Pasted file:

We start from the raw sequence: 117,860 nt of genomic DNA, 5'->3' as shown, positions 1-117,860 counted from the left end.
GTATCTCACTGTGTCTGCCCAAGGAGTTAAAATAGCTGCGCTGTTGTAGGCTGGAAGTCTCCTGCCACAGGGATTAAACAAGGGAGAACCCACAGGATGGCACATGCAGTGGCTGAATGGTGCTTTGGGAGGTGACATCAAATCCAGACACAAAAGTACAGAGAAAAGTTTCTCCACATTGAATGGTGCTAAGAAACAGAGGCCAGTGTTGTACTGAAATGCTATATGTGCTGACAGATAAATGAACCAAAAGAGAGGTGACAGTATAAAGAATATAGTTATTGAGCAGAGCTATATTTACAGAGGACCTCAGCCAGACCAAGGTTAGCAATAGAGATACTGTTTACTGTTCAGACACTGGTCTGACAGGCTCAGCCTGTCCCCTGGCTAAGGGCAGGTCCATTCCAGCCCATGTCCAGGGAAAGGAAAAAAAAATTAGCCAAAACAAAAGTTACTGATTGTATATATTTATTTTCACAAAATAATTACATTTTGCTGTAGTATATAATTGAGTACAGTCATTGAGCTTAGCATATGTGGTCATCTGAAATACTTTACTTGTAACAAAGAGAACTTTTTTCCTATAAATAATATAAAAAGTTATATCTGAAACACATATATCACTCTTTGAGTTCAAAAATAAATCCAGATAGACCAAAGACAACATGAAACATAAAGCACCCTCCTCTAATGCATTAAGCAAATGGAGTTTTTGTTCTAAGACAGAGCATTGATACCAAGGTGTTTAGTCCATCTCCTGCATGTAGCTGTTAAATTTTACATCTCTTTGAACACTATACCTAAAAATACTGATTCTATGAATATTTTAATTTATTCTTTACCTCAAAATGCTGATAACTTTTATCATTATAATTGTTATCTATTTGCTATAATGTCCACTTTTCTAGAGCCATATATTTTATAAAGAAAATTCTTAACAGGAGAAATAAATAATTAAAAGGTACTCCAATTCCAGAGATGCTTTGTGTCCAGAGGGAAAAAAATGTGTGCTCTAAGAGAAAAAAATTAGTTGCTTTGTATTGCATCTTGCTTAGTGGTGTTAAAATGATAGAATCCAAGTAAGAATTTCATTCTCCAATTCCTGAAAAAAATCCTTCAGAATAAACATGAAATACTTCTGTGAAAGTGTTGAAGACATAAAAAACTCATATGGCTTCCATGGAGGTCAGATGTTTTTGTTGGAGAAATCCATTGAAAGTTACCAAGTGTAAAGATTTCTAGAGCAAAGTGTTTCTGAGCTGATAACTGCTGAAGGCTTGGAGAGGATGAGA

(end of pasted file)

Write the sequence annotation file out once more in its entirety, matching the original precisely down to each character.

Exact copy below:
We start from the raw sequence: 117,860 nt of genomic DNA, 5'->3' as shown, positions 1-117,860 counted from the left end.
GTATCTCACTGTGTCTGCCCAAGGAGTTAAAATAGCTGCGCTGTTGTAGGCTGGAAGTCTCCTGCCACAGGGATTAAACAAGGGAGAACCCACAGGATGGCACATGCAGTGGCTGAATGGTGCTTTGGGAGGTGACATCAAATCCAGACACAAAAGTACAGAGAAAAGTTTCTCCACATTGAATGGTGCTAAGAAACAGAGGCCAGTGTTGTACTGAAATGCTATATGTGCTGACAGATAAATGAACCAAAAGAGAGGTGACAGTATAAAGAATATAGTTATTGAGCAGAGCTATATTTACAGAGGACCTCAGCCAGACCAAGGTTAGCAATAGAGATACTGTTTACTGTTCAGACACTGGTCTGACAGGCTCAGCCTGTCCCCTGGCTAAGGGCAGGTCCATTCCAGCCCATGTCCAGGGAAAGGAAAAAAAAATTAGCCAAAACAAAAGTTACTGATTGTATATATTTATTTTCACAAAATAATTACATTTTGCTGTAGTATATAATTGAGTACAGTCATTGAGCTTAGCATATGTGGTCATCTGAAATACTTTACTTGTAACAAAGAGAACTTTTTTCCTATAAATAATATAAAAAGTTATATCTGAAACACATATATCACTCTTTGAGTTCAAAAATAAATCCAGATAGACCAAAGACAACATGAAACATAAAGCACCCTCCTCTAATGCATTAAGCAAATGGAGTTTTTGTTCTAAGACAGAGCATTGATACCAAGGTGTTTAGTCCATCTCCTGCATGTAGCTGTTAAATTTTACATCTCTTTGAACACTATACCTAAAAATACTGATTCTATGAATATTTTAATTTATTCTTTACCTCAAAATGCTGATAACTTTTATCATTATAATTGTTATCTATTTGCTATAATGTCCACTTTTCTAGAGCCATATATTTTATAAAGAAAATTCTTAACAGGAGAAATAAATAATTAAAAGGTACTCCAATTCCAGAGATGCTTTGTGTCCAGAGGGAAAAAAATGTGTGCTCTAAGAGAAAAAAATTAGTTGCTTTGTATTGCATCTTGCTTAGTGGTGTTAAAATGATAGAATCCAAGTAAGAATTTCATTCTCCAATTCCTGAAAAAAATCCTTCAGAATAAACATGAAATACTTCTGTGAAAGTGTTGAAGACATAAAAAACTCATATGGCTTCCATGGAGGTCAGATGTTTTTGTTGGAGAAATCCATTGAAAGTTACCAAGTGTAAAGATTTCTAGAGCAAAGTGTTTCTGAGCTGATAACTGCTGAAGGCTTGGAGAGGATGAGA